les8 pressure may be brought to bear upon the spring than upon the plaintiff's, and it may be less liable to injury. The law upon the $ubject of equivalents for one of the members of a combination of old ingredients has been frequently laid down of late by the supreme court. It is stated in Gill v. Wells, 22 Wall. 1, as follows: "By an equivalent in such a case it is meant that the ingredient substituted for the one withdrawn performs the same function as the other, and that it was well known, at the date of the patent securing the invention, as a proper substitute for the one omitted in the patented combination. Hence it follows that a party who merely substitutes another old ingredient for one of the ingredients of a patented combination is an infringer, if the substitute performs the same function as the ingredient for which it was substituted, and was well known at the date of the patent as a proper substitute for the missing ingredient. But the rule is otherwise if the ingredient substituted was a new' one, or performed substantially a different function, or was not known at the date of the plaintiff's patent as a proper substitute for the one omitted, as in that event he does not infringe. " There must be a decree for an injunction, and for an accounting in regard to all artioles made like Exhibit 4:, with
TilE THATCHER HEATING COMPANY
(C'f,rcuit Court, 8. D. New YPrk.
PATEN'r-IMPRoVEMENT8 IN AIR-HEATING
SPEAR and another.
.January 28, 1880.)
Infringement of Patent. B. F. Lee, for plaintiff. E. Cowen, for defenda.nts. BLATCHFORD, J. Thii suit is founded on letters patent No. 71,244. granted to John M. Thatcher, November 19, 1867, for an "air-heating furnace." The specification states thai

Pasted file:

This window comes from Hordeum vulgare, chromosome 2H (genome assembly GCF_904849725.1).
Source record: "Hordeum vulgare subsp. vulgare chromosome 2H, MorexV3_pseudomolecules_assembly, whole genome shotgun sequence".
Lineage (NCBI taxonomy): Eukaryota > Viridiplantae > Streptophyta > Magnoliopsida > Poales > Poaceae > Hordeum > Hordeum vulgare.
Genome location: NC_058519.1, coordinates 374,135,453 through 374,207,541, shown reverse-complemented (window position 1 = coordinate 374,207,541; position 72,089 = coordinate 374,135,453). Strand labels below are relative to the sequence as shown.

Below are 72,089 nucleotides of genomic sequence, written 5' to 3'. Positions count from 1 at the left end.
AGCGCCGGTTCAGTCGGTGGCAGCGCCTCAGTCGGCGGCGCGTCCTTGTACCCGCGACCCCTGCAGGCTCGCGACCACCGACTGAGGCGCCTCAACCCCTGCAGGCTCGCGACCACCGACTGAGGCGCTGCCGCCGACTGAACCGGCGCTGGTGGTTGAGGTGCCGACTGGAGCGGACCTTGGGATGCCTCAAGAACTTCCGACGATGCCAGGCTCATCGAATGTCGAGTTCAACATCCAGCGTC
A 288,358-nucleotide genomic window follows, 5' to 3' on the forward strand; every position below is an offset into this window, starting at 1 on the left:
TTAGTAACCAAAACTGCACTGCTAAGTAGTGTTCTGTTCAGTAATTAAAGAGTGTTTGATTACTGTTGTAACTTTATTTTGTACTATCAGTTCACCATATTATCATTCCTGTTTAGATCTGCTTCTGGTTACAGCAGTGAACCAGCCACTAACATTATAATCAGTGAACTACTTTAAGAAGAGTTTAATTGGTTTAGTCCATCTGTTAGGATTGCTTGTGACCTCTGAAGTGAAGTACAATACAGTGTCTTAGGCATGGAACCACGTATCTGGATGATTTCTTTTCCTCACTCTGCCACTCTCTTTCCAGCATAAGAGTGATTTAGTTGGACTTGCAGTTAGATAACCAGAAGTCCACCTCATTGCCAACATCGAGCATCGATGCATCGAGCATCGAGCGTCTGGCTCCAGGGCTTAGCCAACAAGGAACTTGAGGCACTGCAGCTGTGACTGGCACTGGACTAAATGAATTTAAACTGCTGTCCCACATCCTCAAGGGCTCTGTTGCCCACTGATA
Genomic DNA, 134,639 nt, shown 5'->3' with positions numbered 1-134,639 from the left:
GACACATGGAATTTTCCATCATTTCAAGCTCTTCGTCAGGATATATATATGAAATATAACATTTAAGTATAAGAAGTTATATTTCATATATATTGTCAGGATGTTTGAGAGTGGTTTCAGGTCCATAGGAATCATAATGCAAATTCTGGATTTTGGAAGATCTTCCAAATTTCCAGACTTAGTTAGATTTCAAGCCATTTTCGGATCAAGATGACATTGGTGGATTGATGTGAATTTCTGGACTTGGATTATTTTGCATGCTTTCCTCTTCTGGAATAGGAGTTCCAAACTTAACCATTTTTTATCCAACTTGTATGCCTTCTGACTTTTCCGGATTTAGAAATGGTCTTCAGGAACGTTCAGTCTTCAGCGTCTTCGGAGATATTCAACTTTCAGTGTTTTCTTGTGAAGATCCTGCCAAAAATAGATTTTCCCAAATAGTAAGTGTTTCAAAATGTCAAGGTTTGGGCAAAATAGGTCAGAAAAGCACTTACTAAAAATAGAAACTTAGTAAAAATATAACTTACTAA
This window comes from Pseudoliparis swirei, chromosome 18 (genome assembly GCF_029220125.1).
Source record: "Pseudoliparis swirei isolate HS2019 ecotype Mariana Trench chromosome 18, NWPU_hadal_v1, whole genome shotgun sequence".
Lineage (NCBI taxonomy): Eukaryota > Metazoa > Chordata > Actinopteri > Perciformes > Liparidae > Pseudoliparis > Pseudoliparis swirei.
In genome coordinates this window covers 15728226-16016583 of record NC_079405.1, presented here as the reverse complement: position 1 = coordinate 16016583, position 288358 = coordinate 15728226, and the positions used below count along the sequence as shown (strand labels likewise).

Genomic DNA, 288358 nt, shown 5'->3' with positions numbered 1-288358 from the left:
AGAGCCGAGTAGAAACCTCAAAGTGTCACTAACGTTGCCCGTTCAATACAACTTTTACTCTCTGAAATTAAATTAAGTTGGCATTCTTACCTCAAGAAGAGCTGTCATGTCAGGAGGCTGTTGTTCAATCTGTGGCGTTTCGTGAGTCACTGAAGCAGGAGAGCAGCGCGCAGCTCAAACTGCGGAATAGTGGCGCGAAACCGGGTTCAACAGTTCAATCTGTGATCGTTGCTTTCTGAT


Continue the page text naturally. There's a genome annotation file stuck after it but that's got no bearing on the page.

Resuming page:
the invention is one of "improvements ill lir-heating furnaces." The right figures in the drawings are all of them views of different parts of a fnrnace. The specification says: "My said invention consists of several improvements in hotair furnaces designed to be set in brick-work or inclosed in any suitable manner." The specification then divides the invention into six parts. The first part consists of one particular; the second part of three particulars; the third part of one particular; the fourth part of two particulars; the fifth part of one particular; and the sixth part of one particular. There are as many claims as there are particnlars, namely, nine. Only the second and third claims are involved in this suit. They relate to particulars 1 and 2 of the second part of the invention. The text of the specification says, in respect to those par"My invention also consists in the combination and arrangement of a passage way from and through the furnace rront to and into the fire-pot at the bottom thereof, the passage way being of sufficient width and height to admit of the intrJduction of a slicer or poker for the purpose of slicing the fire and removing the clinkers from the grate-bars forward; the bottom of the passage way being on a line with the top sm face of the grate bars, and the top and sides of the passage way being formed by an enclosing plate, extending from the fire-pot to the furnace front, and joining at the sides the ash pit box, so as to prevent any commlinication between said passage way leading from the furnace front into the fire-pot and the hot-air chamber surrounding the fire-pot; and this part of my invention further consists in combining with said enclosed passage from the furnace front to the fire-pot a down ward opening between the furnace front and fire-pot, leading from said enclosed passage to the ash pit, whereby clillkers and other matter removed from the fire-pot may fall into the ash pit." The specification also says: "The drawings illustrate a furnace for brick-work, in which my inventions are embodied. The fire-pot a is a cylindrical casting, such 11>1 commonly used for that purpose, and sets upon a also of cast-iron, which